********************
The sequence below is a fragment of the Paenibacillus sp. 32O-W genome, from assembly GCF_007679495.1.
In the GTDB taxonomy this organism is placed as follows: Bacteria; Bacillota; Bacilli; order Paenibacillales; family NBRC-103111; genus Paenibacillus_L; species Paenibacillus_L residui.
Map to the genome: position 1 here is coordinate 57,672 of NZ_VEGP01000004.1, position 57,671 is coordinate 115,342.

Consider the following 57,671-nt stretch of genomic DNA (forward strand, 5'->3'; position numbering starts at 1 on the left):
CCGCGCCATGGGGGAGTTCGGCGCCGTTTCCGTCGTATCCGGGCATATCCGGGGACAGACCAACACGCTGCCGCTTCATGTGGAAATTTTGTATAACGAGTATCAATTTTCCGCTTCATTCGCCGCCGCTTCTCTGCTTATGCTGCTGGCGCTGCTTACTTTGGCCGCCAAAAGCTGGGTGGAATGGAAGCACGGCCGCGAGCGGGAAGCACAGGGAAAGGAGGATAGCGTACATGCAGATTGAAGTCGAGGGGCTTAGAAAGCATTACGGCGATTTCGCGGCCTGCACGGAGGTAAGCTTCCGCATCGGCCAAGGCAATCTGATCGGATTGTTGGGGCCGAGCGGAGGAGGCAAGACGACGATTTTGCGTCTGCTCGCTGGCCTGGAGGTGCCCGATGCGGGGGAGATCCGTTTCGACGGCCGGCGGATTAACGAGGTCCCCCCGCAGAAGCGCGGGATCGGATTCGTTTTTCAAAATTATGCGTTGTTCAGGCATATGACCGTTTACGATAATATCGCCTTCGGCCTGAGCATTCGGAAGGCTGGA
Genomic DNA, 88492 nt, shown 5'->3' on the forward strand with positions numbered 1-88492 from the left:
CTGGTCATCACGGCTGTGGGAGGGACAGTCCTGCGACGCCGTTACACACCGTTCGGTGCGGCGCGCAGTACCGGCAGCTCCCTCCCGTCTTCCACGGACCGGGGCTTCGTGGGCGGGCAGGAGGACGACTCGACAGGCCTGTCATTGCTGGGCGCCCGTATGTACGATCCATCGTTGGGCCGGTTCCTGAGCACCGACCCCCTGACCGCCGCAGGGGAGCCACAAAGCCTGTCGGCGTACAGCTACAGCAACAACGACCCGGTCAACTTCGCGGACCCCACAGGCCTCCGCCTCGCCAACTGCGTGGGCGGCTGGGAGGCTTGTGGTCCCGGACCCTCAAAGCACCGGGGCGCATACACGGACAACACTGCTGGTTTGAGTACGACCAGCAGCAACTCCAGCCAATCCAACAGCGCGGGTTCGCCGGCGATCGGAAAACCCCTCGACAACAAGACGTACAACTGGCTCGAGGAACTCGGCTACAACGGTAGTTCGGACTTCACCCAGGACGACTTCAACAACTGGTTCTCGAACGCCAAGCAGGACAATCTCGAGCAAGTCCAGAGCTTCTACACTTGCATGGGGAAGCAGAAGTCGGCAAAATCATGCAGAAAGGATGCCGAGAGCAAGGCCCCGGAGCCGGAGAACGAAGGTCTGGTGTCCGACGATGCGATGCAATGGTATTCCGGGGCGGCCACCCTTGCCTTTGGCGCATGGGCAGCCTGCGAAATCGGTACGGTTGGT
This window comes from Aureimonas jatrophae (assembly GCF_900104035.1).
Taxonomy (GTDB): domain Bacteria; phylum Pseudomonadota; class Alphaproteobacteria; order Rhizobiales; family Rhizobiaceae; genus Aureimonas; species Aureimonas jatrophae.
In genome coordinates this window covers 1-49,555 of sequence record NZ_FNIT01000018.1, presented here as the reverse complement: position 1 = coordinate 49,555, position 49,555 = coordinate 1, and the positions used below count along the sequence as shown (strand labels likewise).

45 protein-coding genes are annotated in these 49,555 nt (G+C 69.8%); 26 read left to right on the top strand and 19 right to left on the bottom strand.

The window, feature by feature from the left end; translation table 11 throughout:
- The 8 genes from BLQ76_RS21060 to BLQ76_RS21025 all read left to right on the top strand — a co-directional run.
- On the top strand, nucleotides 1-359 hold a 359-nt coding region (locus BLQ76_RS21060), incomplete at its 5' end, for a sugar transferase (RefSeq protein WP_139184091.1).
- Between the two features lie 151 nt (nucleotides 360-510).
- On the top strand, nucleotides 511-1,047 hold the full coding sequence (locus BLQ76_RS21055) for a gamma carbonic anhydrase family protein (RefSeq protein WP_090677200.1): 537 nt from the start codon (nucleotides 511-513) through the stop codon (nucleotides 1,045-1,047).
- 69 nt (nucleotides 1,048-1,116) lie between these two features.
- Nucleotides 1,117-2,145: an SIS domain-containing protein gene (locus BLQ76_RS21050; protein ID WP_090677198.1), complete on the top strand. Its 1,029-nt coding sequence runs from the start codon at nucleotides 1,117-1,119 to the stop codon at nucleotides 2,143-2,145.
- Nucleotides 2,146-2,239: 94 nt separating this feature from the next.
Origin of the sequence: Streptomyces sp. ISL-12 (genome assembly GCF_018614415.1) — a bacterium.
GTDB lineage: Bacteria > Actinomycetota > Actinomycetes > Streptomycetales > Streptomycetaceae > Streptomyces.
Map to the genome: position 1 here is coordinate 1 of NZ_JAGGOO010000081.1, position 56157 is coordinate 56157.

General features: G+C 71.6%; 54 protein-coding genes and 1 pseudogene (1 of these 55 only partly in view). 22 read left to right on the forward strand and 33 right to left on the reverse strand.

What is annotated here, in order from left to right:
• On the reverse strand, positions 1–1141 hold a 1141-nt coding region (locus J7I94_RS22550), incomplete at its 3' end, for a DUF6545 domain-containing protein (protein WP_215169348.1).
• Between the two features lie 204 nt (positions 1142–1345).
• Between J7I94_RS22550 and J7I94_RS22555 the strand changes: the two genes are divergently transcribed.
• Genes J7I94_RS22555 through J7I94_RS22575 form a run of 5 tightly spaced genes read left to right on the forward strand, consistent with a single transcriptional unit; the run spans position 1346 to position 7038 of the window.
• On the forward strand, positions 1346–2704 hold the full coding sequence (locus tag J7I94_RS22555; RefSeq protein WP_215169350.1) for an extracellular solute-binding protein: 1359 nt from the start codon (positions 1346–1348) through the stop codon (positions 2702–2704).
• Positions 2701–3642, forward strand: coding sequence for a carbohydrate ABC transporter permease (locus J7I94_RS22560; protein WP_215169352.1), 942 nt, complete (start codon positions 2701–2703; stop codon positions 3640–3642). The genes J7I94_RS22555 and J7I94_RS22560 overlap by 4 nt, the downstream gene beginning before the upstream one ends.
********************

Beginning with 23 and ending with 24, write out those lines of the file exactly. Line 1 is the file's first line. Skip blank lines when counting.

General features: G+C 71.6%; 54 protein-coding genes and 1 pseudogene (1 of these 55 only partly in view). 22 read left to right on the forward strand and 33 right to left on the reverse strand.

What is annotated here, in order from left to right: